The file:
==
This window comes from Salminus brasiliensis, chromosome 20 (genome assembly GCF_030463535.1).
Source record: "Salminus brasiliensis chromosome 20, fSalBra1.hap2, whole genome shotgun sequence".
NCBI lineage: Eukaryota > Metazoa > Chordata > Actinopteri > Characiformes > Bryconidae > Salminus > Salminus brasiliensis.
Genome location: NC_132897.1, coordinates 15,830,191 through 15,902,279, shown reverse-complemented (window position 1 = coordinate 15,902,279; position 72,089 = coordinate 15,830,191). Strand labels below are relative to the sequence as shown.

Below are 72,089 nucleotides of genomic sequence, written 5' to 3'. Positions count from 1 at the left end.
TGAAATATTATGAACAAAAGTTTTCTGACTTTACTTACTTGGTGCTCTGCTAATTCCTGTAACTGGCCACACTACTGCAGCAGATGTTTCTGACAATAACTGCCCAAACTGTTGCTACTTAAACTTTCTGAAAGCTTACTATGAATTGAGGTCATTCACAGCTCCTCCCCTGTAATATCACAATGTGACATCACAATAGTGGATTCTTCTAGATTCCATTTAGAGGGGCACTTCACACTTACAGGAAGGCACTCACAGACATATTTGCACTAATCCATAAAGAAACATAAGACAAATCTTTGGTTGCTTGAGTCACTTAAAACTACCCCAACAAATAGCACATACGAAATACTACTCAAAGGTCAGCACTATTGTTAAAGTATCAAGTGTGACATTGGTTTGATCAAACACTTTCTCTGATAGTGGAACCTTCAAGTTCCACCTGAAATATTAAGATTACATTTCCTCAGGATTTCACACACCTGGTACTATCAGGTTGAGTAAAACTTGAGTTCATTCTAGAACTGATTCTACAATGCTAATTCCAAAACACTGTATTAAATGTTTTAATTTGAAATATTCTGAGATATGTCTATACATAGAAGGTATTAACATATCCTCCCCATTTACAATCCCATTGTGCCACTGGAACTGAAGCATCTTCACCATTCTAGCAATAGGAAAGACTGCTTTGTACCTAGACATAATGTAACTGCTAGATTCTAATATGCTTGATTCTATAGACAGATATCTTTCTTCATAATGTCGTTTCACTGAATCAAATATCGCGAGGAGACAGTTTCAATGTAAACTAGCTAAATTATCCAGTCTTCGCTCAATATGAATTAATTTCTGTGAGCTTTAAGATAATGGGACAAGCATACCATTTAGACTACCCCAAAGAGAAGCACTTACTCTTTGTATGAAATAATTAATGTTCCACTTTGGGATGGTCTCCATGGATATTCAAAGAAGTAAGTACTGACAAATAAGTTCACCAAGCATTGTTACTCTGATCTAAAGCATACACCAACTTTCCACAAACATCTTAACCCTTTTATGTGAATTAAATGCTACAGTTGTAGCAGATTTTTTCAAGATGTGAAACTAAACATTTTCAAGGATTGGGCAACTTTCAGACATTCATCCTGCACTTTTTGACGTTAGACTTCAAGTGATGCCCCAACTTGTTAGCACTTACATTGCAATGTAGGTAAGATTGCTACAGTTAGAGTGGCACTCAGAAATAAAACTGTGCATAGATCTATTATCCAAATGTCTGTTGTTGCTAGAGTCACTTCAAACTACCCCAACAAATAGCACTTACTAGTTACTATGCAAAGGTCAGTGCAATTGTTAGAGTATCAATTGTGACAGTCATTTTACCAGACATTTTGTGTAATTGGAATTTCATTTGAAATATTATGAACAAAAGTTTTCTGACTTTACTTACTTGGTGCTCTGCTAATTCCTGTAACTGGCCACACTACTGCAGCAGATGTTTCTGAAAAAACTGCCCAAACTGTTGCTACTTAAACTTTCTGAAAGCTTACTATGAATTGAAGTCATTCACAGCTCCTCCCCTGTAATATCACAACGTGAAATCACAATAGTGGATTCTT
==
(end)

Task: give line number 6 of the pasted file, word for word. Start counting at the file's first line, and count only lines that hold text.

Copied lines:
TGAAATATTATGAACAAAAGTTTTCTGACTTTACTTACTTGGTGCTCTGCTAATTCCTGTAACTGGCCACACTACTGCAGCAGATGTTTCTGACAATAACTGCCCAAACTGTTGCTACTTAAACTTTCTGAAAGCTTACTATGAATTGAGGTCATTCACAGCTCCTCCCCTGTAATATCACAATGTGACATCACAATAGTGGATTCTTCTAGATTCCATTTAGAGGGGCACTTCACACTTACAGGAAGGCACTCACAGACATATTTGCACTAATCCATAAAGAAACATAAGACAAATCTTTGGTTGCTTGAGTCACTTAAAACTACCCCAACAAATAGCACATACGAAATACTACTCAAAGGTCAGCACTATTGTTAAAGTATCAAGTGTGACATTGGTTTGATCAAACACTTTCTCTGATAGTGGAACCTTCAAGTTCCACCTGAAATATTAAGATTACATTTCCTCAGGATTTCACACACCTGGTACTATCAGGTTGAGTAAAACTTGAGTTCATTCTAGAACTGATTCTACAATGCTAATTCCAAAACACTGTATTAAATGTTTTAATTTGAAATATTCTGAGATATGTCTATACATAGAAGGTATTAACATATCCTCCCCATTTACAATCCCATTGTGCCACTGGAACTGAAGCATCTTCACCATTCTAGCAATAGGAAAGACTGCTTTGTACCTAGACATAATGTAACTGCTAGATTCTAATATGCTTGATTCTATAGACAGATATCTTTCTTCATAATGTCGTTTCACTGAATCAAATATCGCGAGGAGACAGTTTCAATGTAAACTAGCTAAATTATCCAGTCTTCGCTCAATATGAATTAATTTCTGTGAGCTTTAAGATAATGGGACAAGCATACCATTTAGACTACCCCAAAGAGAAGCACTTACTCTTTGTATGAAATAATTAATGTTCCACTTTGGGATGGTCTCCATGGATATTCAAAGAAGTAAGTACTGACAAATAAGTTCACCAAGCATTGTTACTCTGATCTAAAGCATACACCAACTTTCCACAAACATCTTAACCCTTTTATGTGAATTAAATGCTACAGTTGTAGCAGATTTTTTCAAGATGTGAAACTAAACATTTTCAAGGATTGGGCAACTTTCAGACATTCATCCTGCACTTTTTGACGTTAGACTTCAAGTGATGCCCCAACTTGTTAGCACTTACATTGCAATGTAGGTAAGATTGCTACAGTTAGAGTGGCACTCAGAAATAAAACTGTGCATAGATCTATTATCCAAATGTCTGTTGTTGCTAGAGTCACTTCAAACTACCCCAACAAATAGCACTTACTAGTTACTATGCAAAGGTCAGTGCAATTGTTAGAGTATCAATTGTGACAGTCATTTTACCAGACATTTTGTGTAATTGGAATTTCATTTGAAATATTATGAACAAAAGTTTTCTGACTTTACTTACTTGGTGCTCTGCTAATTCCTGTAACTGGCCACACTACTGCAGCAGATGTTTCTGAAAAAACTGCCCAAACTGTTGCTACTTAAACTTTCTGAAAGCTTACTATGAATTGAAGTCATTCACAGCTCCTCCCCTGTAATATCACAACGTGAAATCACAATAGTGGATTCTT